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December 15, 2018

Giants’ Alec Ogletree slams officiating after one referee said he ‘wouldn’t make that call in the Super Bowl’

October 4, 2018

Defensive captain Alec Ogletree slammed Peter Morelli and Sunday’s officiating crew with a harsh indictment of their integrity and performance in the Giants’ 33-18 defeat to the Saints.

Ogletree said, amid what the Giants felt were some questionable penalty calls, that one official “explained to me that you wouldn’t make that call in the Super Bowl.” And worse, Ogletree believes those shifting standards were due to the officials’ concerns about their own resumes.




“Honestly, I think it’s basically they’re worried about reffing in the Super Bowl game,” Ogletree said. “If you ask them why they call a call, they tell you they wouldn’t make that call in the Super Bowl. I think that’s bad. That’s bad all around.

Pat Shurmur talks with referees, and some of his players take issue with Sunday’s officiating. (Bill Kostroun / AP)

“That’s definitely what was explained to me,” Ogletree continued, “that you wouldn’t make that call in the Super Bowl. And I don’t think that’s right. I think you should call the game as it’s being played and if you do that, everything will work itself out.

An NFL spokesperson said the league had no comment.

NFL officials are graded throughout each season to determine who will work The Big Game. Ogletree felt, based on the whistles and what he was told Sunday, that Sunday’s crew applied different standards to a regular season game than they would to a Super Bowl in order to bolster their own case.

Ogletree appeared to be referring to a fourth-quarter pass interference call against corner Donte Deayon on third down, with the Giants trailing 26-18, that extended an eventual Saints touchdown drive to put the game out of reach.

Co-defensive captain Landon Collins, told of Ogletree’s conversation with the official, couldn’t believe his ears.

“Psh, I’m done. I’m done. That’s it,” Collins said. “How— next question. Next question.”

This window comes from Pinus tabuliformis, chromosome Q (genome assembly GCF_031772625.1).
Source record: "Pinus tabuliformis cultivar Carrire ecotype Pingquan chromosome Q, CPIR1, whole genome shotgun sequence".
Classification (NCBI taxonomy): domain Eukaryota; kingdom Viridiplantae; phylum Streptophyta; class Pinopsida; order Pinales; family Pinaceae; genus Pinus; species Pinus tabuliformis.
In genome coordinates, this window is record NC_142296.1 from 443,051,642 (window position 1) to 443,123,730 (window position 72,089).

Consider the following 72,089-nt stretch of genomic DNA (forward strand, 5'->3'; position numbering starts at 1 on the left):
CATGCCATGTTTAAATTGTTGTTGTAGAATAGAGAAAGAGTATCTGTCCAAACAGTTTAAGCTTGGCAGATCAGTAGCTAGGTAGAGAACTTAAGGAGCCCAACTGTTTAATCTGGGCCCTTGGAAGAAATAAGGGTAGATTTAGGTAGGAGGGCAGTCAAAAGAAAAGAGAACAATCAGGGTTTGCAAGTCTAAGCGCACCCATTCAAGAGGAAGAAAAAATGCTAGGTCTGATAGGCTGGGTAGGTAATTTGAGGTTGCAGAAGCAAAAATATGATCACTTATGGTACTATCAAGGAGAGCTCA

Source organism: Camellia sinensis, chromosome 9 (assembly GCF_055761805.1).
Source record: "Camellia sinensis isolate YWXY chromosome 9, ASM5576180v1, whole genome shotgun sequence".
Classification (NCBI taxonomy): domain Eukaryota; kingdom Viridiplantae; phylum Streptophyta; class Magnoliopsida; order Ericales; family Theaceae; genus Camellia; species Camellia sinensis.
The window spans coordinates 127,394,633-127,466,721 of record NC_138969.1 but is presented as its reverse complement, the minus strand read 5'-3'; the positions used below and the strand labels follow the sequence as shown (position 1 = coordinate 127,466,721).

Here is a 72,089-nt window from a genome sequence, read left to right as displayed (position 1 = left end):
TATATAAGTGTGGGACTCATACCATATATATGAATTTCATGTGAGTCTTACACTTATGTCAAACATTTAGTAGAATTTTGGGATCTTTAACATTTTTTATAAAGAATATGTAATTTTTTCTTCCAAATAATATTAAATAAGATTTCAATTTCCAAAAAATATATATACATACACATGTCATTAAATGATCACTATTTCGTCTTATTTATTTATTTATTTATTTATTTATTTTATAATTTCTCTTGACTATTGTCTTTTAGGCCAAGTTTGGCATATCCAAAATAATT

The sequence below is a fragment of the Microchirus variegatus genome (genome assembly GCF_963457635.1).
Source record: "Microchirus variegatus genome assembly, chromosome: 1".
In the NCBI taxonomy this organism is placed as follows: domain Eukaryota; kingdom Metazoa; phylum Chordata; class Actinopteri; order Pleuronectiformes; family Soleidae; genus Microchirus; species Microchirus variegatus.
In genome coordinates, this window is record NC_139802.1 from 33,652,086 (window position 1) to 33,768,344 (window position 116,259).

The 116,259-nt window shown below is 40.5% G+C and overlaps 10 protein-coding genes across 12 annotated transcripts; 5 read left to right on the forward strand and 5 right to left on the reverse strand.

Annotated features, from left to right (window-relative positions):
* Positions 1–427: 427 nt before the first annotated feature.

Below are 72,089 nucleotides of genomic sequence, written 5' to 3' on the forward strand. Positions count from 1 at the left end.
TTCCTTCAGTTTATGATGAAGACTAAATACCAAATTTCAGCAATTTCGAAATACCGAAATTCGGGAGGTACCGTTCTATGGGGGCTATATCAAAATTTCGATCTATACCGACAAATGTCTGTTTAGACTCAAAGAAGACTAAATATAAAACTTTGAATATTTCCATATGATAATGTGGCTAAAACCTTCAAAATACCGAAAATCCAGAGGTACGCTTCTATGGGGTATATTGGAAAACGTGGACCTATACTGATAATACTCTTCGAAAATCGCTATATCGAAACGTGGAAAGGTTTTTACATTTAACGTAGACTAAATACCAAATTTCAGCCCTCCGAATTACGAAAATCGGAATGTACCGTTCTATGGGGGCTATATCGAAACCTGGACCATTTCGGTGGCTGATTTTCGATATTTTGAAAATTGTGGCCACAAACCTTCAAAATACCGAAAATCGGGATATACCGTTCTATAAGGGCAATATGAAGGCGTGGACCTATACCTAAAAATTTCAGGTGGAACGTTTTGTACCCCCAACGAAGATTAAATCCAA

Collins (14 tackles) and Ogletree (12 tackles) led the team in tackles, and Collins was a beast in the second half, but it wasn’t enough.

Collins said of the Deayon penalty: “That’s a bad call … You got some bad refs sometimes and it happens.”

Deayon added: “It was pretty deflating. You’re trying to get the ball back for our offense, and they call a pass interference, and it negates all of that.”

Bad calls certainly weren’t the reason the Giants lost this game, though. In fact, Giants fans were clamoring about a bad horse-collar tackle penalty call on Janoris Jenkins in the second quarter when it was actually the right call.

Jenkins dangerously hauled down Saints RB Alvin Kamara by his right shoulder pad backwards. He didn’t grip inside Kamara’s collar, but it is still a foul by the letter of the law.

The NFL rule states: “No player shall grab the inside collar of the back or the side of the shoulder pads or jersey, or grab the jersey at the name plate or above, and pull the runner toward the ground. This does not apply to a runner who is in the tackle box or to a quarterback who is in the pocket.”

The rule adds a note that states: “It is not necessary for a player to pull the runner completely to the ground in order for the act to be illegal. If his knees are buckled by the action, it is a foul, even if the runner is not pulled completely to the ground.”




The Saints finished that drive with a field goal, one of four they kicked in the first half.

More likely the Giants’ defense was venting its frustration from playing so well early in this game and getting almost no help from the offense. They held Drew Brees without a touchdown pass, but the dam eventually broke for the Saints offense. Kamara specifically scored three rushing touchdowns and had 181 yards from scrimmage.

“It’s hard, it’s hard,” Collins said. “At the same time we’ve got to continue working, (keep) a hold of this team and figure it out.”

SNIPPY SHURMUR

Pat Shurmur got his back up at a question about whether “massive changes” were necessary for his offense.

“No. We need to get better. What does that mean, massive changes? We need to get better,” Shurmur said defiantly.

On the other hand, Shurmur later was told that everything looked difficult for his offense on Sunday and he answered: “Yeah, well, I wouldn’t disagree with that. We didn’t score enough points. We’ve got to do some things differently maybe.”

This is no doubt not what Shurmur foresaw from his offense. The Giants are averaging 18.25 points per game and, after Sterling Shepard’s 2-yard TD catch on Sunday’s first possession, they did not score another point until Aldrick Rosas’ 33-yard field goal with 2:02 to play in the third quarter.

Saquon Barkley added a late 1-yard touchdown run, and Eli Manning and Shepard connected again on the two-point conversion. Shepard had 10 catches on 10 targets for 77 yards to lead the team, but again he referenced the Saints defense — like Dallas in Week 2 — sitting back and dictating terms to the Giants offense.

“I think we did a great job that first drive. We hit a little rough patch,” Shepard said. “They threw the two-deep at us and (it’s) something we (have) struggle(d) with in the past. But I feel like we’ll get in the film room and coaches will come up with something for sure.”




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